Dashcam capture the road from USA Today

RockThinking

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Below is the review from USA Today about Dashcam with video and there is the mention about DashcamTalk.

http://www.usatoday.com/story/tech/columnist/saltzman/2014/04/13/dashcams-surf-report/7466083/


Once reserved for police vehicles, dashboard cameras — dashcams" or "dash cams" for short — are becoming popular for civilian drivers.

Typically suctioned onto a vehicle's windshield, these small video cameras continuously record both video and audio from a first-person perspective — not unlike those POV "action" cams from GoPro and others. Some motorists have installed rear-facing dashcams too.

Dashcams are catching on for two reasons — recreation and security — says Neil Briscoe, car expert and writer for CompleteCar.ie and The Irish Times. "On the recreation front, the rise of the GoPro has led to many enthusiastic drivers fitting their cars with dashcams, so that they can (record) their adventures — the 21st century equivalent of holiday slides, and just about as boring," Briscoe says with a laugh.

On the security side, dashcams can provide photographic evidence during an accident or other incident.

Dashcams generally are set to record on a loop, typically between 30 minutes and an hour. So in the case of an accident, you can have a record of the vehicle's movements immediately before. "There's an obvious downside to that, though: if you're the one who caused the accident, either by lack of attention or aggressive driving, then that record is there, too," Briscoe cautions.

He says dashcams have become commonplace in countries like Russia as a tool to combat scams against drivers and police corruption. Drivers are using them to weed out scammers who will fake an injury or claim to have been struck by the owner's vehicle, he says.

Another reason dashcams have become popular, believes Briscoe, is the relatively low cost. Even a high-end GoPro (which can also be mounted to a windshield) tends to cost under $300 now. And cheaper models, even from brand names such as Polaroid, can be snapped up for around $50.

While there are many dashcams available in the U.S., most share similar core features: capturing a few hours of high-definition video with the included memory (or expandable via an additional memory card); continuous looping (that means older files are recorded over with newer ones); a small LCD screen to see video and menu options; auto-start and auto-stop recording when the vehicle is turned on and off, respectively; and the ability to plug into the vehicle's 12V socket (a.k.a. "cigarette lighter") for power.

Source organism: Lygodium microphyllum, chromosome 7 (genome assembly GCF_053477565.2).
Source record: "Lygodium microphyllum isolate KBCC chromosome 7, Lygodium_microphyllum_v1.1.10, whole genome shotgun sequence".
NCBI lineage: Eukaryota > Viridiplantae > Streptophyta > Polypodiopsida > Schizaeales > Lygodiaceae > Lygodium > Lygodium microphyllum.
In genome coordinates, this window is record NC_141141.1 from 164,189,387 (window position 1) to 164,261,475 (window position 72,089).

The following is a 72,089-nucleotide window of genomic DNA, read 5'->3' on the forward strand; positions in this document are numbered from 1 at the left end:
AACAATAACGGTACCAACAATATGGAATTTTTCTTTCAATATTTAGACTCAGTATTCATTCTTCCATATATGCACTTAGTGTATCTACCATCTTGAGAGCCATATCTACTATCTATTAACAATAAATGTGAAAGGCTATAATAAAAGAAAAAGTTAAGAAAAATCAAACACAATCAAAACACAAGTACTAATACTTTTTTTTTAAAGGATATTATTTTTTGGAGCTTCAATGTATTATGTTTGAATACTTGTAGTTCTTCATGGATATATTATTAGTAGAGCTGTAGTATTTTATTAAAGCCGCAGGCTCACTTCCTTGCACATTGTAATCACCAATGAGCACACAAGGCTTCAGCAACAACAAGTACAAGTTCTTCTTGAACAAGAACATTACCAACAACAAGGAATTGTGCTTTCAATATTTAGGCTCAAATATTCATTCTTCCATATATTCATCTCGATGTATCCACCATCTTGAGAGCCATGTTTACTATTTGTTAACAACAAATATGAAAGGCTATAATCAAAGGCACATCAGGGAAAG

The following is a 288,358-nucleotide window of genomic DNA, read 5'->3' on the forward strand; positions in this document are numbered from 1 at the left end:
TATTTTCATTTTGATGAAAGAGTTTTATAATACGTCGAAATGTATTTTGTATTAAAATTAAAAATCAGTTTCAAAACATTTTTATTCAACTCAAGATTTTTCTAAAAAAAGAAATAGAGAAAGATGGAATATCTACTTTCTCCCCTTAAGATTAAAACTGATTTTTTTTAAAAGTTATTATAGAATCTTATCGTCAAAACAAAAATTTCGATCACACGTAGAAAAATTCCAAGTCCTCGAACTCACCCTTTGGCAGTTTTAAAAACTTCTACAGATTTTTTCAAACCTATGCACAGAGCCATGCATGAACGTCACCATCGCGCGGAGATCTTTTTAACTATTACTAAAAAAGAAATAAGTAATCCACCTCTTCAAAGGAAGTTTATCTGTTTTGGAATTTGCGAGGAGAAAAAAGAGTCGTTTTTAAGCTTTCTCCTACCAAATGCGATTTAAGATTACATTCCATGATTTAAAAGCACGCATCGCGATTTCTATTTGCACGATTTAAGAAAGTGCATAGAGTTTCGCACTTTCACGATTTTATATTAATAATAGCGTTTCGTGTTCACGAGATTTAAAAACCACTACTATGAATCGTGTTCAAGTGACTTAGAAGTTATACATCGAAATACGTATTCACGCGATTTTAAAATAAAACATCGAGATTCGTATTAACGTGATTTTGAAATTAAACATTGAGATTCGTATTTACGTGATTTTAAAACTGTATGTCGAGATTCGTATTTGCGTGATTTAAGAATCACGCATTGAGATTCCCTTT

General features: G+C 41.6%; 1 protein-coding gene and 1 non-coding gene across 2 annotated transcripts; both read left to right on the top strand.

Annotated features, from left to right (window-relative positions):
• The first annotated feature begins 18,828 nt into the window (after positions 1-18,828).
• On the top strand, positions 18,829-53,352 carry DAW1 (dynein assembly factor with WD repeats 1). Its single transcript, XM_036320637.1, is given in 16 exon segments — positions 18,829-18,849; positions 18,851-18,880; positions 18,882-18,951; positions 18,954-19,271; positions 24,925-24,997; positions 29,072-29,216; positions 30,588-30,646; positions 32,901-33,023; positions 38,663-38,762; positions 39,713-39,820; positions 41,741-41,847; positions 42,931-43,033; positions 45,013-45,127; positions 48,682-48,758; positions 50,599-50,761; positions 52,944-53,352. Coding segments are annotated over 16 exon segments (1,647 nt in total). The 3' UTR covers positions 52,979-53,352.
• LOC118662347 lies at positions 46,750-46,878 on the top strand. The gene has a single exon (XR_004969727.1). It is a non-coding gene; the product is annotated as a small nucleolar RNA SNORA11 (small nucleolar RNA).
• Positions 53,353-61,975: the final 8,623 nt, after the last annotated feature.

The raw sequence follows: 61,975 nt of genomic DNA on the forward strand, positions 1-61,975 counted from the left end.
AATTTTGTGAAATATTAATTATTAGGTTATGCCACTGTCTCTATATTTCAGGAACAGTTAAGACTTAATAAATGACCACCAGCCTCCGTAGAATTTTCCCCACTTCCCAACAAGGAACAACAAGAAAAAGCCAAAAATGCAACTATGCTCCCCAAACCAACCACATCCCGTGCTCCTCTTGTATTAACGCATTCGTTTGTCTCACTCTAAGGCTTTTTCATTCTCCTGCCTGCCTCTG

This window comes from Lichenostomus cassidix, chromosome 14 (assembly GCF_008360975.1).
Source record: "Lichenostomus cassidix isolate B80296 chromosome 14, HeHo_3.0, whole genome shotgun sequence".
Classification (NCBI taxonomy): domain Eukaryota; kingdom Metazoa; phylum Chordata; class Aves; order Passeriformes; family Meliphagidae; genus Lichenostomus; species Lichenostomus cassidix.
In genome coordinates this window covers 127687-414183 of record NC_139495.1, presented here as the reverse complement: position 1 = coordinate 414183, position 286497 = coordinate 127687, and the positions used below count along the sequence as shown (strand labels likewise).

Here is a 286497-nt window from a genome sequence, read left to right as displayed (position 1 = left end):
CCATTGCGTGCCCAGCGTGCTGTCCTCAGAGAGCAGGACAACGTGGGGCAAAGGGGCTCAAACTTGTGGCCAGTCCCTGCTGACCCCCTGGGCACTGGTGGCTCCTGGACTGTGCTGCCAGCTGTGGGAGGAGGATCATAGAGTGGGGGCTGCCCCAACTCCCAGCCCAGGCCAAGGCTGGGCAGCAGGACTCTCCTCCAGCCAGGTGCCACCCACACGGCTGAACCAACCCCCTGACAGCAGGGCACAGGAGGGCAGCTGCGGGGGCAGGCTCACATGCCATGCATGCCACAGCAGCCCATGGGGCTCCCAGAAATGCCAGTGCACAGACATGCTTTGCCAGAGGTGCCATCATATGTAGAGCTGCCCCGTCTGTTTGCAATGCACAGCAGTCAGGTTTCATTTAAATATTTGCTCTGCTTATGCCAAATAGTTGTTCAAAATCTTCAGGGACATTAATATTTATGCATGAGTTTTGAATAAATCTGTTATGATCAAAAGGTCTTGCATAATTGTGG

Some have advanced features. The Garmin Dash Cam 20 ($249.99), for instance, includes HD (1080p) quality recording; "incident detection" (a G-sensor that automatically saves footage of collisions and incidents); a snapshot feature that allows you to take still images of collision damage outside of the vehicle; and integrated GPS that "geotags" the video with a location and time for all footage.

The Dash Cam 10, a version without the GPS feature, sells for $219.99.

When shopping for your first or next dashcam, Briscoe says it's best to go with a recognized brand name. And make sure you know what's included so you won't have to buy additional accessories like a kit for mounting the camera securely in the car.

A tip on positioning: Make sure the camera has a good field of view and also is not obscuring your own view out of the windshield.

For a list of reviews, a website titled DashCamTalk.com has evaluated dozens of dashcams, each rated in four primary criteria: video quality, reliability, price and size.

Surf Report readers, do you have a dashcam? Why, exactly? If not, would you consider buying one?
 

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Dashcams generally are set to record on a loop, typically between 30 minutes and an hour.

And cheaper models, even from brand names such as Polaroid, can be snapped up for around $50.

Some have advanced features. The Garmin Dash Cam 20 ($249.99), for instance, includes HD (1080p) quality recording;

When shopping for your first or next dashcam, Briscoe says it's best to go with a recognized brand name.
Those underlined bits make me wonder if the author did his homework before publishing the article. Of course I may be living in another world to him.
 

kamkar

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In my experience journalist in general do a poor job, and that is kind of sad as they are the common mans guard against misinformation and other abuse.

To me Journalism should be a more honorable job than say a politician, the journalist is supposed to rapport facts where a politician mainly do in compromise and wordplay to remain in his job for ever.
 
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